Check out our review of A Taste of Gold and Iron by Alexandra Rowland it’s the LGBTQ+ romantic fantasy to read if you are in the mood for M/M bodyguard romance.

Disclosure: I received this book for free from the publisher in exchange for an honest review. This does not affect my opinion of the book or the content of my review. This post contains affiliate links. That means we receive a small commission at no cost to you from any purchases you make through these links.



A Taste of Gold and Iron
by Alexandra Rowland

Released: August 30, 2022
512 Pages | ebook

read this book if you’re in the mood for

M/M | Family | bodyguard

In A Taste of Gold and Iron, Prince Kadou finds himself inadvertently suspected of conspiring against his sister, the Sultan of Arasht. In order to clear his name, Kadou must overcome his paralyzing shyness and solve a financial mystery that puts his country at risk. At his side, he will find his handsome but surly new bodyguard, Evemer and equally handsome former flame, Tadek. With a combination like that, what could possibly go wrong?

I thought that A Taste of Gold and Iron was a good read, but didn’t necessarily live up to its full potential.

Let’s start with things I enjoyed. First of all, especially given our current political climate, it was fantastic to see a prosperous matriarchal society. Reading about women who could make decisions about their bodies and who were so well respected by society at large felt both right and empowering.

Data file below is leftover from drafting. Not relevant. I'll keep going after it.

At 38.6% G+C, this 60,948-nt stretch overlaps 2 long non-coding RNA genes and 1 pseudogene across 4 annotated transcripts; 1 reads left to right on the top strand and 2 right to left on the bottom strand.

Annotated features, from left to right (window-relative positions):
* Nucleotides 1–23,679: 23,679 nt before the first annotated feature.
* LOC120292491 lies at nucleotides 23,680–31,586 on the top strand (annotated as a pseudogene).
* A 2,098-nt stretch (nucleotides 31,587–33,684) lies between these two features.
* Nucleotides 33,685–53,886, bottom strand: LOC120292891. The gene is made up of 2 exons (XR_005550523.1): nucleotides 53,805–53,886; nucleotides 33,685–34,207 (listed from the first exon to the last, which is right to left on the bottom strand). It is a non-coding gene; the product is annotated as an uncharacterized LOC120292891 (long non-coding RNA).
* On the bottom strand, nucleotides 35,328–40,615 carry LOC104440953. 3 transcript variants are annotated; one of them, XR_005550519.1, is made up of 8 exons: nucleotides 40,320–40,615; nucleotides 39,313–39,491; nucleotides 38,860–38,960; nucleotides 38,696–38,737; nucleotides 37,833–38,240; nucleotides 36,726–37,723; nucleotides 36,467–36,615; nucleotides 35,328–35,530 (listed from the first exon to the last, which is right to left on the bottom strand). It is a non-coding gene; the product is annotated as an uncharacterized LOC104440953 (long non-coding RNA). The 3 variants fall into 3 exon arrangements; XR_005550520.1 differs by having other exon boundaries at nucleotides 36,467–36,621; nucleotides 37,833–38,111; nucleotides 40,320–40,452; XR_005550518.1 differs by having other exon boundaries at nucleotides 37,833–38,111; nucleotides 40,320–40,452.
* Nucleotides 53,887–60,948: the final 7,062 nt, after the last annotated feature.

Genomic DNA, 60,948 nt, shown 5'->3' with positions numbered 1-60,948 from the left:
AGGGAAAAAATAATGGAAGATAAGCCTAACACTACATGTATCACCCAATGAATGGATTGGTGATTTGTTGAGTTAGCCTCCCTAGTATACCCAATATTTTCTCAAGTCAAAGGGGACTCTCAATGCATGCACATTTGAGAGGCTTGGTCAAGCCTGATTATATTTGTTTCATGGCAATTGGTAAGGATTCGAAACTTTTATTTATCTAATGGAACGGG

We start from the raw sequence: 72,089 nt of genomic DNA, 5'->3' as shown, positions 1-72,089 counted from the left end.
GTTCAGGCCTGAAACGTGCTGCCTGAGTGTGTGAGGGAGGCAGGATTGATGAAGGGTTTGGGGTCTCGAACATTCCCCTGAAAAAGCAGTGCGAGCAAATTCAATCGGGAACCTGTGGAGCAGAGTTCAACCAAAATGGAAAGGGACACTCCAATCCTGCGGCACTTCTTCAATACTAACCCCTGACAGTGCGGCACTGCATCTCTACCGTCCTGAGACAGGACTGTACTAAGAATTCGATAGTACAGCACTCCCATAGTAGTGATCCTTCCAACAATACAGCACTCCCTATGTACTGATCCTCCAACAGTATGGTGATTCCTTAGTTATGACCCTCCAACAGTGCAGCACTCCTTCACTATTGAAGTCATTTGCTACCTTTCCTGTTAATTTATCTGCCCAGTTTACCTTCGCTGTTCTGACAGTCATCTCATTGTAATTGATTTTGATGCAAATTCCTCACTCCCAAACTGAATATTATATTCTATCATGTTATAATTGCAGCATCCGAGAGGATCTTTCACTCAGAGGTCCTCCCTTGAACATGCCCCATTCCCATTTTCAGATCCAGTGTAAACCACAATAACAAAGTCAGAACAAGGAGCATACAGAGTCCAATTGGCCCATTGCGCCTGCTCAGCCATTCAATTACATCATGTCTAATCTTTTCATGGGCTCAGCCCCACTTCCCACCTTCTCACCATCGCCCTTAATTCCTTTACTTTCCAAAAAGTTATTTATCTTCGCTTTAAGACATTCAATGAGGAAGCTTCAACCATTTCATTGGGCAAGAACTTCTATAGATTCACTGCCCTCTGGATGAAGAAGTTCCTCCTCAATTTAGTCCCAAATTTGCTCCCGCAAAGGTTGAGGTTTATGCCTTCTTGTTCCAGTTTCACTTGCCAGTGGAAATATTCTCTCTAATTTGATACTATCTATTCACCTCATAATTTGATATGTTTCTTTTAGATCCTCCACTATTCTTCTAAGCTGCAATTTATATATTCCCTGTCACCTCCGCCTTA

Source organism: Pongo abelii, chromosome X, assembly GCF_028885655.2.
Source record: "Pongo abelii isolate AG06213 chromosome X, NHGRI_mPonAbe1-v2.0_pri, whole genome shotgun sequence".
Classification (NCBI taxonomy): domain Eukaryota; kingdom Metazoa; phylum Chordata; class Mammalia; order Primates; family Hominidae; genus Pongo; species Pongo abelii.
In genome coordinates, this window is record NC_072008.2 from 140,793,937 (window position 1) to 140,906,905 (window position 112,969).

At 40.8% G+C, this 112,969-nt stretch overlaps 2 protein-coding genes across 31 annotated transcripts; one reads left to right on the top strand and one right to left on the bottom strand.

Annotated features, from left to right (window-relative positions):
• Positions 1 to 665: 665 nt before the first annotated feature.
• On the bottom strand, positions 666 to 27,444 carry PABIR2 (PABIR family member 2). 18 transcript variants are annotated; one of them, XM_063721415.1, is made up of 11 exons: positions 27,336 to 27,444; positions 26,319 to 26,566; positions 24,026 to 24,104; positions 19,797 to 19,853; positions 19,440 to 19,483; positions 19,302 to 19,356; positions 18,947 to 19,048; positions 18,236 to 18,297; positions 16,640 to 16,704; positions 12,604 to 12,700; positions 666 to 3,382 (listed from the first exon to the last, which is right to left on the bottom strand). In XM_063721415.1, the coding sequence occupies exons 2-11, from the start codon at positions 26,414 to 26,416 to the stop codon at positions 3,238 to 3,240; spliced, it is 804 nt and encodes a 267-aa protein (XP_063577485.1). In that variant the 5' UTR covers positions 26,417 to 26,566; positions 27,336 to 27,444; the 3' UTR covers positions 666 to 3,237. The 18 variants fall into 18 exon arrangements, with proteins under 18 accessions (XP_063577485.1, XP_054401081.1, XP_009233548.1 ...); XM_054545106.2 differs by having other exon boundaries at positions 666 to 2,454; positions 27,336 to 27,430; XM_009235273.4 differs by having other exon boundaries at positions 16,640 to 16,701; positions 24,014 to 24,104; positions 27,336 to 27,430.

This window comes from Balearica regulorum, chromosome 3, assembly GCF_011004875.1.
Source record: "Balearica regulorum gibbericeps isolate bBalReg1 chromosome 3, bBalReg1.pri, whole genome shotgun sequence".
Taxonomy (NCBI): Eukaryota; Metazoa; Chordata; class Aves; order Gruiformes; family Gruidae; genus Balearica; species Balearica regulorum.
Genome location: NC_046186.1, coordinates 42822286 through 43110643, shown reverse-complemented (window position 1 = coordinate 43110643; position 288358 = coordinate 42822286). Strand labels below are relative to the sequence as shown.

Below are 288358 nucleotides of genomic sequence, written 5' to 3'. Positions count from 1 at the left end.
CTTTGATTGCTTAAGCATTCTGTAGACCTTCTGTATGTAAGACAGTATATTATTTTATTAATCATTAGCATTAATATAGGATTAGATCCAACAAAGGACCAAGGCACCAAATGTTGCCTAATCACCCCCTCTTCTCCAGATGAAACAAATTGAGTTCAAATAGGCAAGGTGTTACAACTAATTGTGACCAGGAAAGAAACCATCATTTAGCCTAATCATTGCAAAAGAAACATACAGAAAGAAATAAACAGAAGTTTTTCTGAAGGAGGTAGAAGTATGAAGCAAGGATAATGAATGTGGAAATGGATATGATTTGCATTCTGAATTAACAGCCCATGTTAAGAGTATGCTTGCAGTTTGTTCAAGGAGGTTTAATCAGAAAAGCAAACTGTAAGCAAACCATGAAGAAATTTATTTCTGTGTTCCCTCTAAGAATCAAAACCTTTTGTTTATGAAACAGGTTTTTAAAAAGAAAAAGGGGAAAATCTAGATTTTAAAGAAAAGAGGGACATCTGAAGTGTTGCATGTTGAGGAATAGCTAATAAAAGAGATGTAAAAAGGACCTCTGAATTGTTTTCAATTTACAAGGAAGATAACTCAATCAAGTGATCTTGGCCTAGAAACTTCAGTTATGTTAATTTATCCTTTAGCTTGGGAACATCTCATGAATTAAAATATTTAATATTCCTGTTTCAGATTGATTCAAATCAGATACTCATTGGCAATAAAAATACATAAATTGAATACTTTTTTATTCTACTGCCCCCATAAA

As someone who enjoys good world building, I appreciated how Rowland drew inspiration from history in creating Arast and its neighbors. Being a fan of Ottoman history, I appreciated the influence that it had on Rowland’s Arast and thought that it made the story unique. However, in my opinion, even if the reader has no knowledge of or interest in Ottoman history they will be able to enjoy the intricately woven dynamics of court life and the various political machinations going on in the story.

Finally, I thought that Kadou was such a lovable protagonist. His struggles with anxiety and panic attacks are something that I think many readers could relate to. More often than not I just wanted to give him a hug while reading this story. And his struggles made it even more impressive when Kadou would ultimately come to the rescue of his friends and family.

In terms of what I didn’t like, I thought the mystery that Kadou had to solve was fairly predictable. In fact, I guessed the main villain, so to speak, pretty early on in the story. I also found that at times the pacing dragged with certain parts being humorous, but not really adding much to the overall plot. Furthermore, I felt that the magic system in this world was poorly explained. For example, I would have liked to know more about why some people in this society had magic and others didn’t. Finally, I thought that there was some missed opportunity when it came to the romance aspect of the story. I enjoyed Kadou and Evemer as a couple, but thought that this story would have been more interesting as a polyamorous romance.

in conclusion

I wish that this book had more fully lived up to my expectations, but I think that if you are looking for an LGBTQ romance set in a historical fantasy setting then you will likely enjoy A Taste of Gold and Iron.

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